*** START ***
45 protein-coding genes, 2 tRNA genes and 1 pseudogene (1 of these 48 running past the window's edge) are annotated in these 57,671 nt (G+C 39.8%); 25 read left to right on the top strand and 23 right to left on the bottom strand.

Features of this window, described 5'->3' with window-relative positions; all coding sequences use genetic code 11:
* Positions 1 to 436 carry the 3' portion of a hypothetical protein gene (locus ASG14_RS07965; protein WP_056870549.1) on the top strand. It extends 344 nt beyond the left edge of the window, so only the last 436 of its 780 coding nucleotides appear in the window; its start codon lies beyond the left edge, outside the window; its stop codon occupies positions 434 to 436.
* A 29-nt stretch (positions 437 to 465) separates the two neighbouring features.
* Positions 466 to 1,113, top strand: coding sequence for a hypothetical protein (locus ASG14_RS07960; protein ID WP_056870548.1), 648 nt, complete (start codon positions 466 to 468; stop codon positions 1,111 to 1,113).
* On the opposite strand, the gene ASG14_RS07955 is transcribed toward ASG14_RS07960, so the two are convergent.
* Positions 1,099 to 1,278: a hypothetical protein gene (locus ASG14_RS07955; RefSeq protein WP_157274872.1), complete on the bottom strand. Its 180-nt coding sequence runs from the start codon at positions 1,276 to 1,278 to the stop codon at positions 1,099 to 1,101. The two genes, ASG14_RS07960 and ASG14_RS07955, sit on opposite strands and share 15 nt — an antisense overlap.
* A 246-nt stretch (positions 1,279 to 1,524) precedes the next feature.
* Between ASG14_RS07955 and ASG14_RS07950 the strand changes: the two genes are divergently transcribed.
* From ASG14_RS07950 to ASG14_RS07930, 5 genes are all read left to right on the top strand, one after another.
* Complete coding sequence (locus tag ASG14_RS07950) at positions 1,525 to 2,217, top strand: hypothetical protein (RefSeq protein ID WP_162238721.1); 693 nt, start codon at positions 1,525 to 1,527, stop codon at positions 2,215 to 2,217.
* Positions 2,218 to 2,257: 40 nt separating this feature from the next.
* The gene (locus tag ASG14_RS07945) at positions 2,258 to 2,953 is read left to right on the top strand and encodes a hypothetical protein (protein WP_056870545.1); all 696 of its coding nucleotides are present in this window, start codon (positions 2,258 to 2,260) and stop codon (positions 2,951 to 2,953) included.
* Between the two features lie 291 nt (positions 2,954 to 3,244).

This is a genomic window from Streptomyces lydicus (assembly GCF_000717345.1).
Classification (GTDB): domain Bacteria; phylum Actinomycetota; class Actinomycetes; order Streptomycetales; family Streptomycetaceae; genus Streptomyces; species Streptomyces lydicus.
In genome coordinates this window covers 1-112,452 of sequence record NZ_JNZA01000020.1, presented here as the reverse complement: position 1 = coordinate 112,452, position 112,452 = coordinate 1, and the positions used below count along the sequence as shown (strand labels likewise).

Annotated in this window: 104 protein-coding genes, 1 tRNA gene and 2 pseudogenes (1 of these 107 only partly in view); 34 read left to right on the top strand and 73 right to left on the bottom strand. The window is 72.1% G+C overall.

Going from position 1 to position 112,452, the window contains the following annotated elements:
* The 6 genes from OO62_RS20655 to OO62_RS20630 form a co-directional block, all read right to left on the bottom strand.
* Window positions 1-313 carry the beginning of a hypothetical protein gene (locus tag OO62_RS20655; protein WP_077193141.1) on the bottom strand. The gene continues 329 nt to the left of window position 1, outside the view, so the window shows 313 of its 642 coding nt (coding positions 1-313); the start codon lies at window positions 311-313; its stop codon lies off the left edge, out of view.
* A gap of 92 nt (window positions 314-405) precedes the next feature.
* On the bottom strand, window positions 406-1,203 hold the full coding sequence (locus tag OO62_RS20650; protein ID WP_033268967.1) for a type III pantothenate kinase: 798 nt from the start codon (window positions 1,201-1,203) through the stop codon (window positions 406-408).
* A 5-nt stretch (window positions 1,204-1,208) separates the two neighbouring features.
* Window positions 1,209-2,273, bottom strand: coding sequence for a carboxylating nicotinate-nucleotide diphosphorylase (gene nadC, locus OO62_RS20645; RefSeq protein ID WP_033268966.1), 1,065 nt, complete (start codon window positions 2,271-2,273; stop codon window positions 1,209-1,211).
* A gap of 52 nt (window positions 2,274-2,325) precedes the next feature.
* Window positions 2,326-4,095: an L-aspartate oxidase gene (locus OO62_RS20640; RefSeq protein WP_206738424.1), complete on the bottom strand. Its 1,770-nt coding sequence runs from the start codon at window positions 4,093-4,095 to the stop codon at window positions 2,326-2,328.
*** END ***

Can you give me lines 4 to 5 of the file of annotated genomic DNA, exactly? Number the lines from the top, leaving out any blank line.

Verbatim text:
* A 29-nt stretch (positions 437 to 465) separates the two neighbouring features.
* Positions 466 to 1,113, top strand: coding sequence for a hypothetical protein (locus ASG14_RS07960; protein ID WP_056870548.1), 648 nt, complete (start codon positions 466 to 468; stop codon positions 1,111 to 1,113).